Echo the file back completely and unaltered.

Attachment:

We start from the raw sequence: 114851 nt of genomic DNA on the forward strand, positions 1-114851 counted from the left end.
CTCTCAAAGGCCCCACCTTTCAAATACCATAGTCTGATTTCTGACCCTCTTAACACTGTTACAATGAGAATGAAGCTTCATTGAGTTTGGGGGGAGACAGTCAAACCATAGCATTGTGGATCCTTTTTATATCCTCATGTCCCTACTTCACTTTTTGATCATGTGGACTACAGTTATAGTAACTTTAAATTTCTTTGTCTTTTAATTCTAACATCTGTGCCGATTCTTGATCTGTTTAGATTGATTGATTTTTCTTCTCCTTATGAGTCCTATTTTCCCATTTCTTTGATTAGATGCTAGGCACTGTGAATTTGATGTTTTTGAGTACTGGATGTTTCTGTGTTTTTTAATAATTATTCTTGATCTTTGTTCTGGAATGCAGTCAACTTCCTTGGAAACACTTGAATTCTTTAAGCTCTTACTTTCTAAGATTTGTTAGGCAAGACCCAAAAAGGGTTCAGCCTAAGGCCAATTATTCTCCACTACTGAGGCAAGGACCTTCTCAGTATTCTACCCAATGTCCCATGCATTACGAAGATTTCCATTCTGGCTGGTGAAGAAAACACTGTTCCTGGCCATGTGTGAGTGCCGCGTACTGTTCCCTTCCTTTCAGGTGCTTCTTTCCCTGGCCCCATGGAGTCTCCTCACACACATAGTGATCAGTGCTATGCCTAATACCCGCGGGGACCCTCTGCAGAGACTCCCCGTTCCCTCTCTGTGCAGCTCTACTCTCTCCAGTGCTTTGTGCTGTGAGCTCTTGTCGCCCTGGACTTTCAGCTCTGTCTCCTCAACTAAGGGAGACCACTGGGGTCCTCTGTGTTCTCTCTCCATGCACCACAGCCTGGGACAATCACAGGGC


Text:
We start from the raw sequence: 114851 nt of genomic DNA on the forward strand, positions 1-114851 counted from the left end.
CTCTCAAAGGCCCCACCTTTCAAATACCATAGTCTGATTTCTGACCCTCTTAACACTGTTACAATGAGAATGAAGCTTCATTGAGTTTGGGGGGAGACAGTCAAACCATAGCATTGTGGATCCTTTTTATATCCTCATGTCCCTACTTCACTTTTTGATCATGTGGACTACAGTTATAGTAACTTTAAATTTCTTTGTCTTTTAATTCTAACATCTGTGCCGATTCTTGATCTGTTTAGATTGATTGATTTTTCTTCTCCTTATGAGTCCTATTTTCCCATTTCTTTGATTAGATGCTAGGCACTGTGAATTTGATGTTTTTGAGTACTGGATGTTTCTGTGTTTTTTAATAATTATTCTTGATCTTTGTTCTGGAATGCAGTCAACTTCCTTGGAAACACTTGAATTCTTTAAGCTCTTACTTTCTAAGATTTGTTAGGCAAGACCCAAAAAGGGTTCAGCCTAAGGCCAATTATTCTCCACTACTGAGGCAAGGACCTTCTCAGTATTCTACCCAATGTCCCATGCATTACGAAGATTTCCATTCTGGCTGGTGAAGAAAACACTGTTCCTGGCCATGTGTGAGTGCCGCGTACTGTTCCCTTCCTTTCAGGTGCTTCTTTCCCTGGCCCCATGGAGTCTCCTCACACACATAGTGATCAGTGCTATGCCTAATACCCGCGGGGACCCTCTGCAGAGACTCCCCGTTCCCTCTCTGTGCAGCTCTACTCTCTCCAGTGCTTTGTGCTGTGAGCTCTTGTCGCCCTGGACTTTCAGCTCTGTCTCCTCAACTAAGGGAGACCACTGGGGTCCTCTGTGTTCTCTCTCCATGCACCACAGCCTGGGACAATCACAGGGC